“Bambino idioto!” Brighella would say to his friend Scaramuccia, a bald, lanky fellow with a bass so deep that wineglasses were breaking during his monologues. Of course, in moments of such sincere conversations, Sliadek was not found nearby. “By Santa Maria Novella, I’ll channel his passion for wandering into the course I need! Milan, Genoa, Livorno! Florence! Rome! Mamma mia, I can already see the crowds applauding us!”
“I’ve always appreciated your talent for leadership!” Scaramuccia wiped his tears. In this aspect, the lanky fellow did not lie a bit, because he would not give tuppence for Brighella’s talent for acting.
“And how handsome he is!” Colombina sighed.
“And how he sings ‘Santa Lucia’!” added the aging Servetta, indispensable in minor roles and as a procuress. “I always sob when he sings a cantilena! It’s bad for me to sob, by the way; my makeup may be flaking!”
All of the aforesaid was sheer truth.

Why do you tarry,
My pretty maiden?
The waves are lazy,
The boat is waiting.
Take the key to my heart,
Stay with me here!
Santa Lucia!
Santa Lucia!

This evening, “Lord against His Will, or Fool’s Paradise” was performed in the Decameron Inn.
Tartaglia the Villain, smirking demonically, was convincing Brighella the Simpleton—a sergeant of the city guard—that poor fellow Brighella had miraculously gotten into the magical land of Fruttinbrass-Fairy, and that from that day on, Brighella was a great wizard, a warrior, a lord, and an idol for passionate Fruttinbrass women. Scaramuccia and Pulcinella assisted the villain in deceiving the credulous sergeant. One of them was teaching the victim to “spawn fire” with the help of the Heat Artifact taken on an empty stomach, while the other was fencing with Brighella on brooms and candlesticks—being crushed outright each and every time. The goal of this prank was the traditional desire of the curly-headed Leander to marry Colombina, the sergeant’s daughter. But the cunning Tartaglia was delaying the marriage by demonstrating the madman’s tricks to the good Neapolitans for five soldi apiece.
In short, there was everything that the respectable public needed.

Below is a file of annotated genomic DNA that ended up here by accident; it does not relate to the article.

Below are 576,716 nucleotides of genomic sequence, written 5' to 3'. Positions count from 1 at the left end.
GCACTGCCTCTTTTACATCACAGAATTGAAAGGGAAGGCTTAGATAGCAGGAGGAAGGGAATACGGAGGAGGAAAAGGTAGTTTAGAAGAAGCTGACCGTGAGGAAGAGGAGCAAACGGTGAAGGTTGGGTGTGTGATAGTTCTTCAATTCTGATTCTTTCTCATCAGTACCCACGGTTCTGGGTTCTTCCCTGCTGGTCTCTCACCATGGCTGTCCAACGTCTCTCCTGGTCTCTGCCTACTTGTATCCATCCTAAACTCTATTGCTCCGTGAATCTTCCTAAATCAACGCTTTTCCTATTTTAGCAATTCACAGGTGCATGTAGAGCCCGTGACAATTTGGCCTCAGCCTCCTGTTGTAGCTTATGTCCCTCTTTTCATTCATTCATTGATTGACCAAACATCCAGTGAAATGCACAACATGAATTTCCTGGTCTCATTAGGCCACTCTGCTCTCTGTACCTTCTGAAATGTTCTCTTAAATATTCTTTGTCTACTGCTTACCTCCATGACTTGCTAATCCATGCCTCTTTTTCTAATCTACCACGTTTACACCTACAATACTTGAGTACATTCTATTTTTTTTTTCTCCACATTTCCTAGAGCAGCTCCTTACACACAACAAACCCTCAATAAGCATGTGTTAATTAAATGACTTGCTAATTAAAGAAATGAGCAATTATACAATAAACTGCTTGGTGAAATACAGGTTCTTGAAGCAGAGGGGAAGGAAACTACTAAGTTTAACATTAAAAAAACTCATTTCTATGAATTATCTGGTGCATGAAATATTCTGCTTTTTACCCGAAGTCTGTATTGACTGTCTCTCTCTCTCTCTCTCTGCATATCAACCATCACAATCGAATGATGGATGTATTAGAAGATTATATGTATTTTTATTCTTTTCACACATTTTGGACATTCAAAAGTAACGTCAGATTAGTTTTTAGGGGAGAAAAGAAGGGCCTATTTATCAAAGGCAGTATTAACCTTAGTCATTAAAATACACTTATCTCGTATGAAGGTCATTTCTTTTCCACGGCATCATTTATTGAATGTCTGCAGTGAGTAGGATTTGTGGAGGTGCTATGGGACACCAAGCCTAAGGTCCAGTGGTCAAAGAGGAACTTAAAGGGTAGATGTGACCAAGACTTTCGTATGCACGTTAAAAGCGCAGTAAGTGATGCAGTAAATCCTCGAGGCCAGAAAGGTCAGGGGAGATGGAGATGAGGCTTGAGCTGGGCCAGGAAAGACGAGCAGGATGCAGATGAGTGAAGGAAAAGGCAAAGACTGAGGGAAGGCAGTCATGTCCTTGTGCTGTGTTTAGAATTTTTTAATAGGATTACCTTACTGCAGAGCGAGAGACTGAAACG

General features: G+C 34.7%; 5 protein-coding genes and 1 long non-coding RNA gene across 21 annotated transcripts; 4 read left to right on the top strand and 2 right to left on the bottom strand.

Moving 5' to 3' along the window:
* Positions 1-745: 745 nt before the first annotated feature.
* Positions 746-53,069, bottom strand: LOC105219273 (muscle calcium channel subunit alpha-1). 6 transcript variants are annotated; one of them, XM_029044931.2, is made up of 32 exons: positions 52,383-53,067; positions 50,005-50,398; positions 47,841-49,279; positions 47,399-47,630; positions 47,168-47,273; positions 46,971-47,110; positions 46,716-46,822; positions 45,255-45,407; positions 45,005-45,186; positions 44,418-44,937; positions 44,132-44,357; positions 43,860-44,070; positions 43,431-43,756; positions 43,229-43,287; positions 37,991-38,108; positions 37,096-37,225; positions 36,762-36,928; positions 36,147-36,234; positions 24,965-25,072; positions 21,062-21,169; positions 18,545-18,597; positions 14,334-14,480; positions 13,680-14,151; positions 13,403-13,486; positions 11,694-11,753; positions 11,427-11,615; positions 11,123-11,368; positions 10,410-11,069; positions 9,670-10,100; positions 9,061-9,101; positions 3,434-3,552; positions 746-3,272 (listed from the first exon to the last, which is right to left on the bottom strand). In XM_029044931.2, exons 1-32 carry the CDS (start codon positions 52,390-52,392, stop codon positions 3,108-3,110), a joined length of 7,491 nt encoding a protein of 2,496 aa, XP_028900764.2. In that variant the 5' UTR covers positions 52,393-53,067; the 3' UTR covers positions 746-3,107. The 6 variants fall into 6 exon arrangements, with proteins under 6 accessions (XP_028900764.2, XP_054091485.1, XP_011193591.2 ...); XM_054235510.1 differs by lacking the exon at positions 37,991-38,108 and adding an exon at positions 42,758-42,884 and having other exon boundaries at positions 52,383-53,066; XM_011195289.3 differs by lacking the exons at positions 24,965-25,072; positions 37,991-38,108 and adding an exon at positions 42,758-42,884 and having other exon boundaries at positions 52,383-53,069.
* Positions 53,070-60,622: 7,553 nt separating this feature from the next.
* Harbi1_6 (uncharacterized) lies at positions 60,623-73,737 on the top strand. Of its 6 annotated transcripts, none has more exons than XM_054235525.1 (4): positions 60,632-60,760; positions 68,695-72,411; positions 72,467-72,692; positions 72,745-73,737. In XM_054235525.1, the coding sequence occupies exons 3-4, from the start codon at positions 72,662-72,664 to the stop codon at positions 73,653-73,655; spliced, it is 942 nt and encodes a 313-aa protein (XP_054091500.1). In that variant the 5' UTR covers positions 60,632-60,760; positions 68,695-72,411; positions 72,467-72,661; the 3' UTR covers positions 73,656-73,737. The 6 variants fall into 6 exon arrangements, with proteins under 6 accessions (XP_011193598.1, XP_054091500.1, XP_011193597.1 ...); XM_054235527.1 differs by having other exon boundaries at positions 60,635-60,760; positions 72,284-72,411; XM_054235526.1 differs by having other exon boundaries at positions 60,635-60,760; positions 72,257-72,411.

Light wicker armchairs stood in a semicircle in the yard of the inn. Some of the spectators—chiefly the guests of the inn and the ladies they had invited—occupied the balconies of the second and third floors. Others sat right on the fountain border, enjoying the coolness. Peter Sliadek nestled at the side of the improvised stage, trying not to get under the feet of the temperamental actors. He played various galliards, chaconnes, and villanelles to adorn the performance, and sometimes, during pauses, even performed his own songs that had been approved beforehand by the leader of the troupe. In the entr’acte, he moved to more serious pieces—for instance, suites by Vincenzo Galilei from the Florentine Camerata.
Unfortunately, life was not kind to the genius composer. His beloved son, instead of taking up music, had betrayed the family art and became fond of astronomy and other things of the kind. This was yawn inducing. The vagrant was never able to understand the criminal thoughtlessness of this young man. How could he abandon his father’s “Dialogo della Musica Antica et della Moderna” for stupid phases of Venus and satellites of Jupiter? While wondering at human recklessness, Peter sometimes dreamt: “Ah, how I wish to have been begotten by the inspired Vincenzo Galilei! I would never! By no means! A lute, a lute, and once again, a lute!”
Alas, dreams remained dreams. None of the coryphaei of music was hurrying to find the vagrant, crying in ecstasy, “Oh my son, my prodigal son, do embrace thy father!” Only a lady in a half mask threw him a rose from a balcony.
Thanks for that, at least.
Darkness was stealthily swallowing Naples, and the little patio of the Decameron was no exception. The stage lit by hanging lamps and three jugs with tar at the sides looked mysterious in the dusk. The comical mishaps of Brighella, whom the entire troupe was gibing at, inventing new pranks to the amusement of the spectators, no longer seemed a farce but rather a tragedy of a little man who believed in illusionary, free grandeur. The sergeant was sincerely slaying dragons, liberating princesses, and disenchanting castles. He did not hear the guffaw behind his back, did not notice the mockery, and impassively endured the blows and pinches of Servetta, who got carried away with play. The contents of a night pot that was spilled on his head from the coulisses aroused sympathy from spectators instead of the intended gaiety. Brighella was worthless as an actor, but this time, it worked for the benefit of the show: his simple, unpretentious sincerity added a bit of pepper to the familiar food.